Re: RARA-AVIS: Nobody Runs Forever

Date: 20 Dec 2004

Bill wrote:

"[Parker] shouldn't take business calls at home."

I had the same thought. Okay, Parker no longer has the cut out he had at the beginning of the series, so no one communicated with him directly, but he should have put something in place other than his home phone, even if it is in Claire's name. For all of the time he spent calculating how much info every stranger had on him, how directly he could be tied to the job at hand, it was ridiculously easy for him to be tracked home earlier in the book. Granted these are mostly older criminals, but I'm amazed none uses the internet in any way, if just going to internet cafes so it won't be on their own phone line. I also found it odd no one used pre-paid cell phones.

"It's a great ending. For a bank robber, Parker seems to have a Buddhist sense of non-attachment and calm. If he needs to leave a building, he'll go out the front door. . . . And stealing and killing when he must."

See, that's the crux of the problem here. I never got the feeling here that he "must." There have been times in the series where Parker really needed a job. He had run through his reserves and had to take a slightly iffy job to replenish them, a job he would not take if he weren't a bit desperate. I did not get a hint here that he was desperate. It even pointed out that he had a number of reserves to draw on. So why would he continue on this job as the complication grew? I might have believed it if he had been forced to leave the house (as he should have) and leave his nearby reserves behind.

Or the issue of age and complacency could have been dealt with. That could take the Parker series into an interesting new direction, deal with the question of whether or not his Buddhistic detachment still applies to his non-job life. I don't think it does. He has attachments, mostly through Claire, but if he is attached to Claire, then those attachments become his own. In recent books, they have led to little fires, which Parker has been able to put out, but he has steadfastly ignored that those little fires are the smoldering coals of a much bigger fire. That could be an interesting turning point in the series, where Parker's attachments bring him to a crisis point.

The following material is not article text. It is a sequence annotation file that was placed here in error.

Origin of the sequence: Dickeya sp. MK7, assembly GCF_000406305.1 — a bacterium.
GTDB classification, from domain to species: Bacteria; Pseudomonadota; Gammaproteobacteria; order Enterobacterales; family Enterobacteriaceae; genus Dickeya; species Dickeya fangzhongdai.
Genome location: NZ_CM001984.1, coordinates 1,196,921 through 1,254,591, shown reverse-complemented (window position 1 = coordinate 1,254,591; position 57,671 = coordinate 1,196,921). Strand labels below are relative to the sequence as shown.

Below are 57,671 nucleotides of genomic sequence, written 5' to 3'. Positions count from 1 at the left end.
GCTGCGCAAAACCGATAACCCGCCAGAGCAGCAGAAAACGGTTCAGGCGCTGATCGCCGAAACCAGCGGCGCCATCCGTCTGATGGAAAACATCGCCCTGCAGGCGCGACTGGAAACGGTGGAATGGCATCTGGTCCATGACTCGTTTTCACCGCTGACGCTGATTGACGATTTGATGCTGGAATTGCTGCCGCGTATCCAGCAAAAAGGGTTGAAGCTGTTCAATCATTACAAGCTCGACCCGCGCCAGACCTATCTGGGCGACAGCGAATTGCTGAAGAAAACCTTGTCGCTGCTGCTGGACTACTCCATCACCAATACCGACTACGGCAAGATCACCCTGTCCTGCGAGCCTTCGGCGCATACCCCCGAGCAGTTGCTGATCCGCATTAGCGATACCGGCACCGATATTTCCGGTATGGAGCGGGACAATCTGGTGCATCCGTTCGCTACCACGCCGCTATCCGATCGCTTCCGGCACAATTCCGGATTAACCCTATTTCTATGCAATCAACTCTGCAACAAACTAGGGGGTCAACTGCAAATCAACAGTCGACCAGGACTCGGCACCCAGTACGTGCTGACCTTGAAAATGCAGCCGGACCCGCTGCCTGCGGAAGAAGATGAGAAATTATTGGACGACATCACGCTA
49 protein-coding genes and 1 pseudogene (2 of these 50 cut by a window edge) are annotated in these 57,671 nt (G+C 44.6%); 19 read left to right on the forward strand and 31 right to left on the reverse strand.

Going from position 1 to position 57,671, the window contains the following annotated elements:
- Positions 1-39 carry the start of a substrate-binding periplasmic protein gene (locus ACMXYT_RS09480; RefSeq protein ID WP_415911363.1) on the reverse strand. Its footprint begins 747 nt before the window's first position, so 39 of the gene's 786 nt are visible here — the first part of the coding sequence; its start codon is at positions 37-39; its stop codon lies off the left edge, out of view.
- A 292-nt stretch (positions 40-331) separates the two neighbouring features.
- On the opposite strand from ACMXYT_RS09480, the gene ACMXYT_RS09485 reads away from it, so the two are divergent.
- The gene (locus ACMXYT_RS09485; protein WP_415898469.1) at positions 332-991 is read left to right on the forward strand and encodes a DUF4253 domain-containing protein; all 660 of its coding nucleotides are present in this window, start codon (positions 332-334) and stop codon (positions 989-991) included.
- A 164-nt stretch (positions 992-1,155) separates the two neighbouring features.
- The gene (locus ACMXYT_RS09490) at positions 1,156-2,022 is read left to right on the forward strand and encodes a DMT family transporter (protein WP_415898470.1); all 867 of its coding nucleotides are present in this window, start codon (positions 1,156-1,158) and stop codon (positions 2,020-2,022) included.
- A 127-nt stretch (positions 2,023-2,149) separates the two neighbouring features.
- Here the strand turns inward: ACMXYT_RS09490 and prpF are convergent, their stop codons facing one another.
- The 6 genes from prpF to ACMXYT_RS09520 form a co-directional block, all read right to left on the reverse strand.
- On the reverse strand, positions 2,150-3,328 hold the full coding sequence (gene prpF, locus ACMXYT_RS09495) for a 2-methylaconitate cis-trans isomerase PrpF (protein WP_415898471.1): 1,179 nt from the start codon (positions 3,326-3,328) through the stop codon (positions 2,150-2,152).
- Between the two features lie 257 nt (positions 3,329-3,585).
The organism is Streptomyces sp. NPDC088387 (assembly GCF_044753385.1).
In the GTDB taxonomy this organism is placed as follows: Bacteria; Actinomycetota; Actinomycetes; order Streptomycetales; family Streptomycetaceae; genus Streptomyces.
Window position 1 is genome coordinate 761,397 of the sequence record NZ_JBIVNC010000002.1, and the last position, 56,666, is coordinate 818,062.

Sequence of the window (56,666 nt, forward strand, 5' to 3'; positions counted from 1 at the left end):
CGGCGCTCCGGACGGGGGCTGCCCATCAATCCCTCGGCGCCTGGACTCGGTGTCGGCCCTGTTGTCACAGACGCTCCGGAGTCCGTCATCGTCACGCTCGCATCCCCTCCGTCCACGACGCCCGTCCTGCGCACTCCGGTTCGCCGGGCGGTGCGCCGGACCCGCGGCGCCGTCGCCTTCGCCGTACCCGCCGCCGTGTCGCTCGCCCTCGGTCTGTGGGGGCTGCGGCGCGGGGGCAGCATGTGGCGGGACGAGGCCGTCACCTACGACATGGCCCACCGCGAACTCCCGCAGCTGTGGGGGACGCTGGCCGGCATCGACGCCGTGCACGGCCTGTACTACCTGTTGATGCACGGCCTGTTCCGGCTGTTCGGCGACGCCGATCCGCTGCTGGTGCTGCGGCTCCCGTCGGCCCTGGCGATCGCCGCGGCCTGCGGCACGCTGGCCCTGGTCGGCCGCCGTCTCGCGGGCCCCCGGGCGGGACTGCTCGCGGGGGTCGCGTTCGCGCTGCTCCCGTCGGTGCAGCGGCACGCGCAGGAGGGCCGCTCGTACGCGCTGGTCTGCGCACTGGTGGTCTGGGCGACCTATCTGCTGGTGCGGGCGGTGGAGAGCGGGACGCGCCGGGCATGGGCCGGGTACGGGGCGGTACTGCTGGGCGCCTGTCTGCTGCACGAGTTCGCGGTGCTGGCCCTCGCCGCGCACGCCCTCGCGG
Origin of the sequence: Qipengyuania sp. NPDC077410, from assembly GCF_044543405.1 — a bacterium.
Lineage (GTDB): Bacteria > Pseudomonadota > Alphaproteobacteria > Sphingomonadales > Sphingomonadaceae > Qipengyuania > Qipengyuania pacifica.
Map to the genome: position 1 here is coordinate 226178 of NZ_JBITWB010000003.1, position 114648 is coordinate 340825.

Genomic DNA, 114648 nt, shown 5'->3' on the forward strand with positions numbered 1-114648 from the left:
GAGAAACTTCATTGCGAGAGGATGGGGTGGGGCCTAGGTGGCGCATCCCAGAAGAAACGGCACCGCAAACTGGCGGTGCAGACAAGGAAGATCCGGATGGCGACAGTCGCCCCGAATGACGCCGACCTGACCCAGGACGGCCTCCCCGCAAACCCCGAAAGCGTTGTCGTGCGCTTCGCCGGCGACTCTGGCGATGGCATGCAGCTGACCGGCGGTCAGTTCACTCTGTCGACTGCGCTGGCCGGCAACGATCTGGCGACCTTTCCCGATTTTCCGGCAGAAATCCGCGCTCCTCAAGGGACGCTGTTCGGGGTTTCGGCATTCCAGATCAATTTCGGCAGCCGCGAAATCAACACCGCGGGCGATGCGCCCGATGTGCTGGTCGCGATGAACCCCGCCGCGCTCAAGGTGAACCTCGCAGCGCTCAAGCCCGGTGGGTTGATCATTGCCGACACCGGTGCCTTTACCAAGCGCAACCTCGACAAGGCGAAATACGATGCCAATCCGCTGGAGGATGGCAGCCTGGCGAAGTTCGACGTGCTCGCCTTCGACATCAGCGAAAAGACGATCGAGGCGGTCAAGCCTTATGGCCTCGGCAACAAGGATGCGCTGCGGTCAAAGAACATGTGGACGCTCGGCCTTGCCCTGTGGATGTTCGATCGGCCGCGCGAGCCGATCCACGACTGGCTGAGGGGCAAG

I know I'm asking for character development in someone who is essentially a non-character, someone who is defined almost completely by what he does and very little by who he is outside of his function. However, that character has been creeping in and led to some contradictions that need to be dealt with, if just by building a better firewall between the two lives. Or Stark could deal with Parker's non-monetary need to do crime. Through the brief character Briggs, he brought up that the heisters live at a heightened existence while pulling jobs, although they probably don't recognize it themselves. Why not have Parker recognize it, see if it changes anything?


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This archive was generated by hypermail 2b29 : 20 Dec 2004 EST